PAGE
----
The current political economy in India, hand held by the ‘ease of business’ perspective, is pushing the globalization processes of economic growth to its peak. The NTFP Exchange Programme India is aware of the impact these processes have on Adivasi communities and the forests on which they depend for sustenance, their cultural expressions, and their health and nutrition. In order to evolve a counter narrative to this economic juggernaut, the network works on some specific legal instruments and their applications, these being the Forest Rights Act, especially focusing on Habitat Rights of Particularly Vulnerable Tribal Groups, the Community Rights and the Community Forest Resource Area recognition in and around protected areas.
In the states where the Exchange Programme has a presence it has engaged with forest policy by analytically examining the policy framework around NTFPs. The legal provisions of PESA have also been utilized to challenge state induced ‘development’ projects, especially mining. The evolving forest governance landscape in the form of the Forest Rights Act is seen as an empowering tool, and interventions for implementing it on the ground is part of the work. Facilitating village level processes by utilizing the provisions of the FRA, raising relevant concerns, identifying the gaps and illegalities in its implementation, facilitating preparation of conservation and management plans as part of post forest rights recognition strategy, have been cornerstone of the network’s engagement.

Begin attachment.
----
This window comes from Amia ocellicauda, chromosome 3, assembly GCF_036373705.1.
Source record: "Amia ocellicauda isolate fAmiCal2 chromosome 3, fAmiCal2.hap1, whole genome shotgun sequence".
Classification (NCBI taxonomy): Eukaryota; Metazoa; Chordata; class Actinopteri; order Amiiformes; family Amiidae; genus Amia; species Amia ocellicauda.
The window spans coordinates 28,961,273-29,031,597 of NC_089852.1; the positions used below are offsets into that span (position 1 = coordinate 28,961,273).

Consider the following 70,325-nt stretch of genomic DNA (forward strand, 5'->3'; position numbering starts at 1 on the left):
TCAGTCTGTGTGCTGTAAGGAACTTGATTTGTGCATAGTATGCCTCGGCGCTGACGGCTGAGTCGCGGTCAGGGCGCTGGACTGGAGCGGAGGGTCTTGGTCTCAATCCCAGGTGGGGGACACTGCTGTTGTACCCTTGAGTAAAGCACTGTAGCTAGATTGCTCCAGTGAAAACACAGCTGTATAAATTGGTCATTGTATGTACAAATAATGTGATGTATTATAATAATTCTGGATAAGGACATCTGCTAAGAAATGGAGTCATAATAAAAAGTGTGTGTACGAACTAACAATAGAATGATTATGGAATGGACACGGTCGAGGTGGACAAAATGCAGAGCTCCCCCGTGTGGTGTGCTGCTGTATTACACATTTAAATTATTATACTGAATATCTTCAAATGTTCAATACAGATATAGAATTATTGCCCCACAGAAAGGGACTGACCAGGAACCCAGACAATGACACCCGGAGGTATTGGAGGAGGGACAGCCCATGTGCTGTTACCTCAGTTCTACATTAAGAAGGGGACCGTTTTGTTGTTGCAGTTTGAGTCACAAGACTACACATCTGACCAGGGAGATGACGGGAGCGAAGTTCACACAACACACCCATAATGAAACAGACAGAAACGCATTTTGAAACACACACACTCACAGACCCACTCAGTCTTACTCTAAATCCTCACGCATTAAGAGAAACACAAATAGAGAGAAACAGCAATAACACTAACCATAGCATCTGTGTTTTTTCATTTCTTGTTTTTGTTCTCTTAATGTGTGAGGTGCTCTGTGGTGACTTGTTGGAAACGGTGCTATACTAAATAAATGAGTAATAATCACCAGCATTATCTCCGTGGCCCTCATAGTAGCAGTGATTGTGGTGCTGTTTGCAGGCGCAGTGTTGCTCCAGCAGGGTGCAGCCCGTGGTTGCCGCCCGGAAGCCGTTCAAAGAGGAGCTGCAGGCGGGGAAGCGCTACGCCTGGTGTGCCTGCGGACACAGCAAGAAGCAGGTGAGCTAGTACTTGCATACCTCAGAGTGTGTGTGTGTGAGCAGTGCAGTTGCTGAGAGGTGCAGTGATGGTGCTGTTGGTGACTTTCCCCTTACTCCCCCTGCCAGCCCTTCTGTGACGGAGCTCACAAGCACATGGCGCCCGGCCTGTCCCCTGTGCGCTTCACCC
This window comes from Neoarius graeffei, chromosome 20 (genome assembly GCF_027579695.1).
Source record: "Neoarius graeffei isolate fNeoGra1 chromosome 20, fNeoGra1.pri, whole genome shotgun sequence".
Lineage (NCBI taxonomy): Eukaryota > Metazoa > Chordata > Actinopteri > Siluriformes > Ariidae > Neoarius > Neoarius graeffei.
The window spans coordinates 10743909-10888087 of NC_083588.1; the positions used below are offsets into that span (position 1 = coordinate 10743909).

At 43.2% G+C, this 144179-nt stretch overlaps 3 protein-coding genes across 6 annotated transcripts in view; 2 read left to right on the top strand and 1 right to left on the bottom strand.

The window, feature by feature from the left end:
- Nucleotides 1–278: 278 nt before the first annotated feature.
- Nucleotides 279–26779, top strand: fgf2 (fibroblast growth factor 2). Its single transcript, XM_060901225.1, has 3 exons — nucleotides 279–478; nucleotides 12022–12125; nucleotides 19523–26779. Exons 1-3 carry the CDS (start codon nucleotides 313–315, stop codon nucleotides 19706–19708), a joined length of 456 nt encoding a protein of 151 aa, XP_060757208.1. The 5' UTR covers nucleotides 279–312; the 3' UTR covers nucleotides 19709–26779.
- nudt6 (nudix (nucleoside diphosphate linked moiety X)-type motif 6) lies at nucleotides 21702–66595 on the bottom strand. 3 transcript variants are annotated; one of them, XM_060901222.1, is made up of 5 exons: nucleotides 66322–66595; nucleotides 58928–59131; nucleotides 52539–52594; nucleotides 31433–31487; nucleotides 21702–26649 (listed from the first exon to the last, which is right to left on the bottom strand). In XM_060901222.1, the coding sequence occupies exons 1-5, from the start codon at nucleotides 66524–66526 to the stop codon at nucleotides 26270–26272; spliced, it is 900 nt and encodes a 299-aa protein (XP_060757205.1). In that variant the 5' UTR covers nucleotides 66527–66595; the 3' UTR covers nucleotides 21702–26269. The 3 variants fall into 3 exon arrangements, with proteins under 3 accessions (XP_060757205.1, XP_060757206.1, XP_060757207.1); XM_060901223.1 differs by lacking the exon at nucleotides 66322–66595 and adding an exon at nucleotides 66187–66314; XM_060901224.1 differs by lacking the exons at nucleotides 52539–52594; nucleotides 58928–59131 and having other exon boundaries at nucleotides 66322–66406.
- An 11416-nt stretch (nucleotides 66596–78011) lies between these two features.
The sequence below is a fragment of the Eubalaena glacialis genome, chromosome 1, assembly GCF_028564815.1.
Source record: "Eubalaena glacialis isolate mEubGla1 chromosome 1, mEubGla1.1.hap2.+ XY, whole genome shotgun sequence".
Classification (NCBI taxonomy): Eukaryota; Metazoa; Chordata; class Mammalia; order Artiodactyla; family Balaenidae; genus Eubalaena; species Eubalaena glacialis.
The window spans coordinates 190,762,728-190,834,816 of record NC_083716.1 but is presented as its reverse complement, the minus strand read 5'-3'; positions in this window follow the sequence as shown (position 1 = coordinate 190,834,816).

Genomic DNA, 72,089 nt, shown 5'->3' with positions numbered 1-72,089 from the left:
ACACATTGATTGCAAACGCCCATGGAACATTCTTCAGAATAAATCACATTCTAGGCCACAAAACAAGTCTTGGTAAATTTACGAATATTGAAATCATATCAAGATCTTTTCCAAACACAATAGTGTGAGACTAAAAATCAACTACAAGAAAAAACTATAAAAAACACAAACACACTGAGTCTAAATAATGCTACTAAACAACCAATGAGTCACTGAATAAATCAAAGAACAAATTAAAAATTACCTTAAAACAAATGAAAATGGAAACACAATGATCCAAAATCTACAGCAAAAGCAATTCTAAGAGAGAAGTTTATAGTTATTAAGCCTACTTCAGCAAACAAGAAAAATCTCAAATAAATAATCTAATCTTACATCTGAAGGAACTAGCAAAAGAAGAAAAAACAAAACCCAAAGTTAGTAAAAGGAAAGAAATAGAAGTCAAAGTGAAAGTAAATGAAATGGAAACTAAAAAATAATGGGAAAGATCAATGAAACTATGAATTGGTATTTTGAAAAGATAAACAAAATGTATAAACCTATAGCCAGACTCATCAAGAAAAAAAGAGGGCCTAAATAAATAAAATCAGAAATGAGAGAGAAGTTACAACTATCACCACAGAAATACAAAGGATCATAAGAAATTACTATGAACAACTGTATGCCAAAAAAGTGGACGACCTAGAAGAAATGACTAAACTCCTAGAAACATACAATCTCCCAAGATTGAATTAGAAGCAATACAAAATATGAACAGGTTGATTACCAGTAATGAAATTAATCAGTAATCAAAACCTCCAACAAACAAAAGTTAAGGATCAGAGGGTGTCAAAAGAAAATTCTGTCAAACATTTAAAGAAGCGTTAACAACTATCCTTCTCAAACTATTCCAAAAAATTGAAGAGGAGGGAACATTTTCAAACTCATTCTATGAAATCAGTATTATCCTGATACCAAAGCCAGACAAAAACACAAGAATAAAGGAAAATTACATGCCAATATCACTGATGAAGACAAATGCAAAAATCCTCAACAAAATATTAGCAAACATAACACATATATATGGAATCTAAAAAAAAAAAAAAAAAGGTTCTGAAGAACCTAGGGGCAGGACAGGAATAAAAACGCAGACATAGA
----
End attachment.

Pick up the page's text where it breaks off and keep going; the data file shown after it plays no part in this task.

The Exchange Programme will be involved in bringing an NTFP orientation in afforestation programmes of the government, especially through the plantation programmes of various states. In order to strengthen the NTFP-based livelihoods of the Adivasi communities, monitoring the Minimum Support Price policy for NTFPs and utilizing the convergence mechanism available under the MGNREGA are also in the offing.
The Exchange Programme envisages interventions in the food security areas of the government, with a view to highlight the dependence of Adivasi communities on wild foods for health and nutrition; this angle may impact the policies on mining and other infrastructure projects that affect the availability of uncultivated foods. Advocacy efforts for evolving a national level policy on NTFPs, and addressing the current conflicting forest governance regime that is not FRA and PESA compliant, will to be taken up by the NTFP EP India in the coming years.